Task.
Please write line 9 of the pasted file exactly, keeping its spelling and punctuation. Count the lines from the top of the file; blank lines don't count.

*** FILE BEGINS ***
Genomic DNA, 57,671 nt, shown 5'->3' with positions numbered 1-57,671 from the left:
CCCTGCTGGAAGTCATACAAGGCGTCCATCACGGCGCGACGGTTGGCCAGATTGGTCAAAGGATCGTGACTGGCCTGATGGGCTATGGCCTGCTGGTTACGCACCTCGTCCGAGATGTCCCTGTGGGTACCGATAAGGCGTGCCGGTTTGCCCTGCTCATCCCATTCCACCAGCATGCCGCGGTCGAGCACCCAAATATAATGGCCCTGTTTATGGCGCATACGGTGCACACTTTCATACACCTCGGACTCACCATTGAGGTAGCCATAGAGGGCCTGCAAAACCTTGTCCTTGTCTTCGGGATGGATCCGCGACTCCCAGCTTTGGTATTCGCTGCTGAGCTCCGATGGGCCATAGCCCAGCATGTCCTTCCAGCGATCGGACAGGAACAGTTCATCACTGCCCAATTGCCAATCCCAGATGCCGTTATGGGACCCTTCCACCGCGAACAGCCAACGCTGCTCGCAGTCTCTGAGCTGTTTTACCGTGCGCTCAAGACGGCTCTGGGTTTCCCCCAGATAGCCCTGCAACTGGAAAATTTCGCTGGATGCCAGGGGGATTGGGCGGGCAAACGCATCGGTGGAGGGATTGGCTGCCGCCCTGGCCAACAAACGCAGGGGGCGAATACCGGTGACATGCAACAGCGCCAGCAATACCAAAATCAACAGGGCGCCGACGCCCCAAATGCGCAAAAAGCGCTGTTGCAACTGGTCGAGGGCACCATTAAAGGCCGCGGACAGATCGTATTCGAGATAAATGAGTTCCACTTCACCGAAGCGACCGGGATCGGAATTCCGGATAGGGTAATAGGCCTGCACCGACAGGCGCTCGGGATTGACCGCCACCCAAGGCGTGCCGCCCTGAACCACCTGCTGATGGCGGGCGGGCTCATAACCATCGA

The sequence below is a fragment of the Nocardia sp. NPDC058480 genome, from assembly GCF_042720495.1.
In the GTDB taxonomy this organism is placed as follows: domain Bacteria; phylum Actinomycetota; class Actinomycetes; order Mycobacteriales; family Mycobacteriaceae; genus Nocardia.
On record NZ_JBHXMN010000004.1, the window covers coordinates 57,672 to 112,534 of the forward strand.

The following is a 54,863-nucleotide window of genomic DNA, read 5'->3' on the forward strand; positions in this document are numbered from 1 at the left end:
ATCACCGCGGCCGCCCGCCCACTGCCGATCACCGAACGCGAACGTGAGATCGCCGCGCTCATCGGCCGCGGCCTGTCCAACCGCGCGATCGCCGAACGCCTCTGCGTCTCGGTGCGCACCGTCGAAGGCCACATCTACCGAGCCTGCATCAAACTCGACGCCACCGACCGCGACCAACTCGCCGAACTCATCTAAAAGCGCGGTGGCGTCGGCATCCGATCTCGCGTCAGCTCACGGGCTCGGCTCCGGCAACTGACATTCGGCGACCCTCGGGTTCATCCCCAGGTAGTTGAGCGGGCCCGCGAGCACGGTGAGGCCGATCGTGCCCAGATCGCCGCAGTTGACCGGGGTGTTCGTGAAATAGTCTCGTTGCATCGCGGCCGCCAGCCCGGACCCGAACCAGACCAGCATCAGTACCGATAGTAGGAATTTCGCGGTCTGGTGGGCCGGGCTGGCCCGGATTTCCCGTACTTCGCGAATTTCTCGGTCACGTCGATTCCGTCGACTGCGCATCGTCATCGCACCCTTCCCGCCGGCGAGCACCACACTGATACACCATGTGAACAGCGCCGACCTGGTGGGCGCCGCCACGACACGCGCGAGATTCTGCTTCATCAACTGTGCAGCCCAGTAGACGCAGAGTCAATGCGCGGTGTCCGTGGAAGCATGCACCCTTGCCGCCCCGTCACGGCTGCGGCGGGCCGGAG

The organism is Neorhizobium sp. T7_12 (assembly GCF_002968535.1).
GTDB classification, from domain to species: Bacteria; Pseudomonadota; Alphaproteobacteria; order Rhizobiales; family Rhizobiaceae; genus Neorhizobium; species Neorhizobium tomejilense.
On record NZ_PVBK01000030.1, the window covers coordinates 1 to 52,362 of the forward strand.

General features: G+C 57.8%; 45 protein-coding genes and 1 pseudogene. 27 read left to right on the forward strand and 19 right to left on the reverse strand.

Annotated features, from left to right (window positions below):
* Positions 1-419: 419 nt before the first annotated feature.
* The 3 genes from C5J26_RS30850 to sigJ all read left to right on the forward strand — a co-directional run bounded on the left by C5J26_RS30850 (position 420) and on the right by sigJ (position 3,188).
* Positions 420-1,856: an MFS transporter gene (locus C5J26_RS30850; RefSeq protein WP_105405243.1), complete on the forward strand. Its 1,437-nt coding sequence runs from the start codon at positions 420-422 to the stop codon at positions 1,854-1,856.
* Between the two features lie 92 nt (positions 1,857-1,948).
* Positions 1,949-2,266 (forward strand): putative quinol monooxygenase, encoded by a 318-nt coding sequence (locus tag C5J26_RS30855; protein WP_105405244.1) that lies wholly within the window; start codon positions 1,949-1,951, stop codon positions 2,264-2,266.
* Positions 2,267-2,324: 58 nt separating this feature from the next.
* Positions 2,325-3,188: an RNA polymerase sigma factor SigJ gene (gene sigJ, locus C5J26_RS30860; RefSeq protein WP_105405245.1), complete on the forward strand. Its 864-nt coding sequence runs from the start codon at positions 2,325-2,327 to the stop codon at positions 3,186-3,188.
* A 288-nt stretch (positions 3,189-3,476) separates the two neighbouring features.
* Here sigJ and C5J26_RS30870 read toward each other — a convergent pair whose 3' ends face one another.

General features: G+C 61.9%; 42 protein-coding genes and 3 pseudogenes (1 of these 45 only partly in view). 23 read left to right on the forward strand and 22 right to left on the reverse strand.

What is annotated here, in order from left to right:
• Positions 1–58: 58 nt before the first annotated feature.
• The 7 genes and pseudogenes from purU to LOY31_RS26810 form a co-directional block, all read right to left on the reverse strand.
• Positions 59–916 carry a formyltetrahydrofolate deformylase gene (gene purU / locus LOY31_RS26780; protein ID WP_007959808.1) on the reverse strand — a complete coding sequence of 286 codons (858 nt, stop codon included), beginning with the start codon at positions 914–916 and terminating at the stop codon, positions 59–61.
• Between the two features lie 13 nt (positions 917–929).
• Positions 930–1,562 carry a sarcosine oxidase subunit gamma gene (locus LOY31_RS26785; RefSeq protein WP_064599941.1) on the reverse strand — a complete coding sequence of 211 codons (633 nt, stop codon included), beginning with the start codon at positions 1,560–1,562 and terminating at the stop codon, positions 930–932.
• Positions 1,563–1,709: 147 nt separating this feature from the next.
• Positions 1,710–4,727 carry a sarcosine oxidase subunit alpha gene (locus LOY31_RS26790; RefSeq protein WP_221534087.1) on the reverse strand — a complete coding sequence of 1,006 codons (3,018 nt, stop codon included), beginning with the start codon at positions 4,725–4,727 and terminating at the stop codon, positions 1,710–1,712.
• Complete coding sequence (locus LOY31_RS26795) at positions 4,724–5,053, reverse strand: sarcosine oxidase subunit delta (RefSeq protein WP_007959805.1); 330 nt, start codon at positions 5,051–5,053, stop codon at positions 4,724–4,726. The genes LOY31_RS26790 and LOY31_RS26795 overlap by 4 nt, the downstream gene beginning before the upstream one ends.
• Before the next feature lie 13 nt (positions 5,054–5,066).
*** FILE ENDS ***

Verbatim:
GTDB classification, from domain to species: Bacteria; Pseudomonadota; Alphaproteobacteria; order Rhizobiales; family Rhizobiaceae; genus Neorhizobium; species Neorhizobium tomejilense.